Monday, August 20, 2012

GI Surgery

On September 25th, Oaklynn is having surgery to get a feeding tube. It is very common for Rett girls to have feeding tubes because of their digestive problems. A lot of them are underweight so they get feeding tubes to get adequate nutrition. Oaklynn is not under weight. In fact, the GI kept saying how well nourished she looked. She even said, "You guys must spend a lot of your time making sure she is well fed." And she is correct!!

Which leads me to my next point. Feeding a child with Rett syndrome takes a LOT of time. They have a hard time chewing (sometimes she doesn't chew, she just swallows. So we have to be careful of the kind of food we give her) and the body has a hard time digesting it. Oaklynn takes at least an hour to eat each meal and then at least 30 minutes for each bottle. Then on top of that, the time it takes me to prepare and clean up each meal. Total, I probably spend about 5 hours a day on meals for Oaklynn. That is a LOT of time if you think about it. Once we get a feeding tube, I am hoping to be able to feed her one meal a day through the tube to cut down on the time I spend feeding her (she will still be able to eat from her mouth with the tube in).
Oaklynn also has a hard time drinking. She will drink about a 6oz bottle of breast milk every morning and night, so that is 12oz of fluid she is getting a day. She has a hard time drinking throughout the day. We try and she just spits it out. She constantly has purple bags under her eyes and is constipated from dehydration. In the Arizona summer, I worry about her not having enough fluid. I worry that I am going to turn around in the car and see her passed out. Having the tube will give us the ability to give her the right amount of fluids she needs (this was the reason we went to talk to the GI about a tube in the first place).

Oaklynn's surgery is Tuesday, September 25th. We check in to the hospital at 6am for a surgery time of 8am. It is a fairly quick surgery. The GI doctor intubates her. She sticks a long camera down her throat and into her tummy. The camera has a light on the end of it. She searches around her stomach for the perfect place to make the incision and shines the light against her skin from the inside of her stomach so you can see it on the outside. Once the surgeon sees the light, she makes an incision there and puts the "button" in place. Her button will look something like this...
The half circle part will go inside her stomach and the other part will be on the outside. It will be small and you wont notice it unless you actually see it. Here is a picture of someone actually wearing one...
It's one way so when it's open, nothing can come out, you can only put things in it. Once the surgery is done, she said we may stay at the hospital overnight. They like to put things through the tube and watch her to make sure she is doing OK with it.

She will be able to do all her normal activities once it has healed. The bard button will need to be changed every few months. The GI said for the first time we go see her and she can do it for us and then after that, we can do it ourselves. We may end up getting a "mickey button" within the year, she just wanted to start with a bard button for Oaklynn and go from there.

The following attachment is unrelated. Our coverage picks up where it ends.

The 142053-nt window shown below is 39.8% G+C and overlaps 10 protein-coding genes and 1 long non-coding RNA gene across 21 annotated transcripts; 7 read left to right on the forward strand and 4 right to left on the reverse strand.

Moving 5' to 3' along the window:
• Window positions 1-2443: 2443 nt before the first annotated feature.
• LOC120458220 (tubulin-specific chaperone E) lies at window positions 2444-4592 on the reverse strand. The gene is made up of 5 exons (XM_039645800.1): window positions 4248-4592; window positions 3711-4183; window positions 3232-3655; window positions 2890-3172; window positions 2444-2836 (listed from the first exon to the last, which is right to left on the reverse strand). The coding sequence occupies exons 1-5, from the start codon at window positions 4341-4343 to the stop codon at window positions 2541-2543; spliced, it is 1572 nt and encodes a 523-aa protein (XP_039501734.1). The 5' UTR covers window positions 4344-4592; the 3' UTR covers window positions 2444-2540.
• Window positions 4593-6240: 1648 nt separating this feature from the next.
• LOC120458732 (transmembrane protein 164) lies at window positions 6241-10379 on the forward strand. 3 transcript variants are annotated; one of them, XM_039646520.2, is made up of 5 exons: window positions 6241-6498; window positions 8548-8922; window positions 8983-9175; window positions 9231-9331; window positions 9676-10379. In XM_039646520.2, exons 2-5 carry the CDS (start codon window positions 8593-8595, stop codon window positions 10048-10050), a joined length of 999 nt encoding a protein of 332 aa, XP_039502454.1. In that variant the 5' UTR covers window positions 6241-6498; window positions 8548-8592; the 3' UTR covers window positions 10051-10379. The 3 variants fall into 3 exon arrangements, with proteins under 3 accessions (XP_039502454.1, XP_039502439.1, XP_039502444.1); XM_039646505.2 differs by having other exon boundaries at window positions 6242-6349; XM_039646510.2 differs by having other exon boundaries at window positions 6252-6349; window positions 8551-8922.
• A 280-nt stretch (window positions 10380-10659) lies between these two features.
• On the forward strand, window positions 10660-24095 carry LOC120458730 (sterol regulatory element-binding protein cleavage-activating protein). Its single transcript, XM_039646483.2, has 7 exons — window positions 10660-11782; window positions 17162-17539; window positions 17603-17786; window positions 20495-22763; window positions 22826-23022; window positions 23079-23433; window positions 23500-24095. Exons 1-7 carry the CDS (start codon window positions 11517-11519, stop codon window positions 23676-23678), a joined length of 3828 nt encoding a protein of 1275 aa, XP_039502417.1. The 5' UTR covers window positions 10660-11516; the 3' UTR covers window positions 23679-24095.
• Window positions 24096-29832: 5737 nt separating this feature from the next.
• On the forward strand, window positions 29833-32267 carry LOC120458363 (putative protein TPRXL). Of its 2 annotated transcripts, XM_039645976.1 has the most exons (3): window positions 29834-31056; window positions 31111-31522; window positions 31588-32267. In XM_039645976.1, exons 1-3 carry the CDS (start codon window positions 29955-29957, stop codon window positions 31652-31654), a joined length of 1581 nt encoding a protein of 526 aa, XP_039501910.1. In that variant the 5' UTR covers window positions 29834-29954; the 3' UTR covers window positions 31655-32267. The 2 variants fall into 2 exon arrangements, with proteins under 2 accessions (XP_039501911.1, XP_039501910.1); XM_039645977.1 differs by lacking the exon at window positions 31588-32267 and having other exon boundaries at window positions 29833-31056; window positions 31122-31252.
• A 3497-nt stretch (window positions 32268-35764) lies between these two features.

We feel good about this decision. It was one we were afraid of when we first learned about Rett syndrome and that this was a possibility but now we are excited to be able to get her the right fluid and nutrition that she needs (also to be able to give her the medications we need to without a fight from her... yay!!). Of course we are worried about the actual surgery part. She said it's a serious surgery but the good part is that it is fairly quick.

5 comments:

Colleen said...

Good for you for having the courage to do this for oaklynn before its a crisis. We moved from arizona to the California coast just a few months before our daughter was diagnosed with rett. It was impossible to keep her hydrated. I hope that the surgery goes smoothly and that quality of life improves quickly for you all.

Stephanie Moore said...

We will definitely be praying for her but I see the blessing in this. I know how hard it is to get her to take in liquids so this will be a great way to do so. We love her!!!

DibWoman said...

When Beth was born, the Bishop, as he gave her a blessing, said that we are thankful "...for the miracles of modern medicine...". I was thankful then for us and now I
am thankful for Oaklyn and your family. Loves, BJ

Derek & Kelli said...

Hi! You don't know me... but your blog titltle caught my eye. My best friend's daughter has Rett's. She lives out of state from me... so when we visit, my young children ask why she doesn't talk. I tell them God gave her to us to teach us and since she's so quiet we must listen carefully. Silent Angels :) She will be 12 in October. She had to have a heart surgery this summer and while in Childrens, they decided she couldn't wait any longer for her feeding tube. Kate has gained 6lbs! These medical opportunities are amazing! I am amazed at the people I now find who have children with Rett's... it was so unheard of when Kate was diagnosed. I pray for Oaklyn's successful surgery and a blessing for your family as they take this journey of loving and caring for Oaklyn.

Tanis said...

Whitney, you are definitely one of my Rett Momma heroes!! You and Oaklynn are always in my thoughts! I can't wait to meet you in feb and give you the biggest hug!!!!